A Tasmanian judge who was counselled after kissing a female colleague in a nightclub will not preside over cases in the North-West this week.
A Supreme Court spokesman confirmed on Sunday that Acting Justice Shane Marshall would be hearing Justice Gregory Geason's cases in Burnie from Monday.
The spokesman also confirmed that Justice Geason was not on leave, "nor has he indicated any intention to step down".
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The Chief Justice Alan Blow counselled Justice Geason after concerns were raised by lawyers at Justice Geason's behaviour at a nightclub last month after a Law Society dinner marking the opening of the legal year.
Justice Geason returned to Hobart on Friday after a criminal trial in Burnie ended.
Justice Blow counselled him about his behaviour and said further steps may be taken "depending on what he considers appropriate".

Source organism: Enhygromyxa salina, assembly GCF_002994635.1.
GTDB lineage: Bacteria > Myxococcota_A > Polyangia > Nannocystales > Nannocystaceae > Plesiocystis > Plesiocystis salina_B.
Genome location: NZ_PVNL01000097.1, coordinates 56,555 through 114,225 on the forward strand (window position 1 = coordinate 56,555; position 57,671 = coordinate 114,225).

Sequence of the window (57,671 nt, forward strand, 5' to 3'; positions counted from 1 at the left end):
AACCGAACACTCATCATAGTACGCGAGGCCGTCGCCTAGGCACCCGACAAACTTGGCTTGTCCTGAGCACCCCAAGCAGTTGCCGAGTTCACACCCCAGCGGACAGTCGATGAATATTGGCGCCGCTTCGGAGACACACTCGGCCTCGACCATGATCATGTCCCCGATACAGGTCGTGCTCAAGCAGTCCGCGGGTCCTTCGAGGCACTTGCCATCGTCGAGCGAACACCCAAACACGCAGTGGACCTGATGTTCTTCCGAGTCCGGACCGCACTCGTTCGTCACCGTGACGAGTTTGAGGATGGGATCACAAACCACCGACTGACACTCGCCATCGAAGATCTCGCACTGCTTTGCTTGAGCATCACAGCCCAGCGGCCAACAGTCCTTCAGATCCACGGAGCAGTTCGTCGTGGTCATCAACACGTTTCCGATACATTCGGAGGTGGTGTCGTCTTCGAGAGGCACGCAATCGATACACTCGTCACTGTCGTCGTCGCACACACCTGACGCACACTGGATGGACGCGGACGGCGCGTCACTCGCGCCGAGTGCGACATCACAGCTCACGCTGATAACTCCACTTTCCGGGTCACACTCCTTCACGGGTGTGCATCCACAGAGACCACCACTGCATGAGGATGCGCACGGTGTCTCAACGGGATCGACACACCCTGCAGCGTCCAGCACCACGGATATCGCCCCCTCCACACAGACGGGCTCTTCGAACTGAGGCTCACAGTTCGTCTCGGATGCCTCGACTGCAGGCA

Women's Legal Service chief executive Yvette Cehtel said it was appropriate the Chief Justice dealt with the matter involving Justice Geason.
"It is important that the judiciary lead this conversation about what kind of culture we want in the legal profession in Tasmania and that does sit rightly with the Chief Justice," Ms Cehtel said.
"But we need to have a mechanism in place where people with concerns about the conduct of magistrates or judges can make a complaint.
"Such a complaint should not be investigated internally because that gives a perception that judges and magistrates are above and outside the law."
Ms Cehtel said people in senior positions needed to be held accountable.
"Those at the top need to model appropriate behaviour," she said.
"You wouldn't tolerate a senior manager in a supermarket with a young checkout operator.
"In corporate Australia that kind of behaviour has been called out as not acceptable in a contemporary workplace."
The Tasmanian Government has declined to comment on the matter involving Justice Geason.